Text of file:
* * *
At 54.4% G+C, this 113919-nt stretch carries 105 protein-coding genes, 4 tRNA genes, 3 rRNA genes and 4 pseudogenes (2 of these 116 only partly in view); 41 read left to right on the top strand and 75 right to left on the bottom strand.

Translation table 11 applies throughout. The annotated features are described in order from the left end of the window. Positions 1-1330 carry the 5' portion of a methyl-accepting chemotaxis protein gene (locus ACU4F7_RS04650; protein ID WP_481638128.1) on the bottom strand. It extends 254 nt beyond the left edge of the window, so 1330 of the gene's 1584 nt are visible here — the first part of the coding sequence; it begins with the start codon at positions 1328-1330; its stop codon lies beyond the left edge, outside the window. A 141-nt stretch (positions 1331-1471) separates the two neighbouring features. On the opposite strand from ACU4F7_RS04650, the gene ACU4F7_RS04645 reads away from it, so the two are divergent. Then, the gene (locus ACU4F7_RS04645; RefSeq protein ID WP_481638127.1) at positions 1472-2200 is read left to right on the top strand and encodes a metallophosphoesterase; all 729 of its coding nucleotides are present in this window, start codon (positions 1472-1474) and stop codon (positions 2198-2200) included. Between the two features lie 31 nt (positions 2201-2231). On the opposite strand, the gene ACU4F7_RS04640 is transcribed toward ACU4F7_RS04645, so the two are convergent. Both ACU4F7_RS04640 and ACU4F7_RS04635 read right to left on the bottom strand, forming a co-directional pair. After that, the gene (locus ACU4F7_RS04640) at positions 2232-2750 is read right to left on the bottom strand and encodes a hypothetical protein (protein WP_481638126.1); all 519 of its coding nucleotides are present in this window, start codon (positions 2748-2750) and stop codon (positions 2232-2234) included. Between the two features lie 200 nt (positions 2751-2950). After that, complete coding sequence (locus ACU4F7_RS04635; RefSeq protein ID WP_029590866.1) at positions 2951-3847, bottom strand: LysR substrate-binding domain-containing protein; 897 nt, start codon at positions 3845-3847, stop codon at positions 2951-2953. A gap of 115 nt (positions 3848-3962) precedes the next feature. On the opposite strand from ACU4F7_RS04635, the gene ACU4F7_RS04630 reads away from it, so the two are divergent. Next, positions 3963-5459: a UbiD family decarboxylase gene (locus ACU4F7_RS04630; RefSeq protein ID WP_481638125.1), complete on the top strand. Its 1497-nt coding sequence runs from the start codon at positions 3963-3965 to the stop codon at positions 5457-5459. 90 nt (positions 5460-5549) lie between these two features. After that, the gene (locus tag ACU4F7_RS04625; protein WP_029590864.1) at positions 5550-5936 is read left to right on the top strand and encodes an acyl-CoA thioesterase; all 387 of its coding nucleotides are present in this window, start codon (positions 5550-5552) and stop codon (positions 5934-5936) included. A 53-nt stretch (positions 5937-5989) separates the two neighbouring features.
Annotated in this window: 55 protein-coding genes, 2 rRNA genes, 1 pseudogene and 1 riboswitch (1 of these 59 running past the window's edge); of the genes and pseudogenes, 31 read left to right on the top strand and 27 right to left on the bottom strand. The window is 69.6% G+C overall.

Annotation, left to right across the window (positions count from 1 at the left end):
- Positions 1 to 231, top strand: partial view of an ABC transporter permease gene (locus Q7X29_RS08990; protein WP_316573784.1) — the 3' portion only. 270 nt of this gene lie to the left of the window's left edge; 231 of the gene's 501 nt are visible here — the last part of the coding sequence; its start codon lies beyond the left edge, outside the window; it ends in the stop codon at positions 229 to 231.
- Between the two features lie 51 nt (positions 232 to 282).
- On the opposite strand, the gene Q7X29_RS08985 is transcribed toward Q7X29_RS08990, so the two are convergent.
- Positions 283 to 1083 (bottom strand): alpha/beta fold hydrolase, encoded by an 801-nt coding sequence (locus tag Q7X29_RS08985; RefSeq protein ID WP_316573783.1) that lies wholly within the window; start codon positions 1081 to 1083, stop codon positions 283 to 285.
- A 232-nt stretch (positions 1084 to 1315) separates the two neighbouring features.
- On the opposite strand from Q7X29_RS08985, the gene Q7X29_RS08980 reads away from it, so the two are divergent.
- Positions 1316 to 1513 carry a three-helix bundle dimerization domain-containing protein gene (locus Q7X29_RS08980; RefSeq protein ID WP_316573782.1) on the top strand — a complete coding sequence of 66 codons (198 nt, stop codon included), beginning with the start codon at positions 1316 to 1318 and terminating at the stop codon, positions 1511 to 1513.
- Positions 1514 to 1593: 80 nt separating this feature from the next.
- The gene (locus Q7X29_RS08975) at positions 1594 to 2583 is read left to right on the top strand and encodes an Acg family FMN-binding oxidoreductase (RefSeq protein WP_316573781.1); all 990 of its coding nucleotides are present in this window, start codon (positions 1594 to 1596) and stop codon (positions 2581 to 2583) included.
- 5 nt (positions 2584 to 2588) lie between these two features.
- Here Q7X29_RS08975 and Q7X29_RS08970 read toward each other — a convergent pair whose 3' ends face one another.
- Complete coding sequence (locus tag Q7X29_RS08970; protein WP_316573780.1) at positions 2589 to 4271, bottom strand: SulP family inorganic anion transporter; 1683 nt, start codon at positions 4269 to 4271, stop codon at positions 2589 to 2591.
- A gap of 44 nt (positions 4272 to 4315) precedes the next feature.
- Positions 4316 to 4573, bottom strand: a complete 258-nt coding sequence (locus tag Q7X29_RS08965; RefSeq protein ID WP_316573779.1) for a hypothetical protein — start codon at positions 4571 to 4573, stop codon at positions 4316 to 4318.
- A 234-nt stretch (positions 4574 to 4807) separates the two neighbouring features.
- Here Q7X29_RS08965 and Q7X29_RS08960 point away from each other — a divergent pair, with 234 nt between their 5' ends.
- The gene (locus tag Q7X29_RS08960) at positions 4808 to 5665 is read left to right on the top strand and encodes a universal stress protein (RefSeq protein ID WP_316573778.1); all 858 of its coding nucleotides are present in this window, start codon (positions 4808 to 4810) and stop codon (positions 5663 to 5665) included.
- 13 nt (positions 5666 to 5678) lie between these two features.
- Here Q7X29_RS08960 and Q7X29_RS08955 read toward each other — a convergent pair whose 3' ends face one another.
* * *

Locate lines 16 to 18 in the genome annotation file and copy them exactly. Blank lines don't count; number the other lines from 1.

- Complete coding sequence (locus tag Q7X29_RS08970; protein WP_316573780.1) at positions 2589 to 4271, bottom strand: SulP family inorganic anion transporter; 1683 nt, start codon at positions 4269 to 4271, stop codon at positions 2589 to 2591.
- A gap of 44 nt (positions 4272 to 4315) precedes the next feature.
- Positions 4316 to 4573, bottom strand: a complete 258-nt coding sequence (locus tag Q7X29_RS08965; RefSeq protein ID WP_316573779.1) for a hypothetical protein — start codon at positions 4571 to 4573, stop codon at positions 4316 to 4318.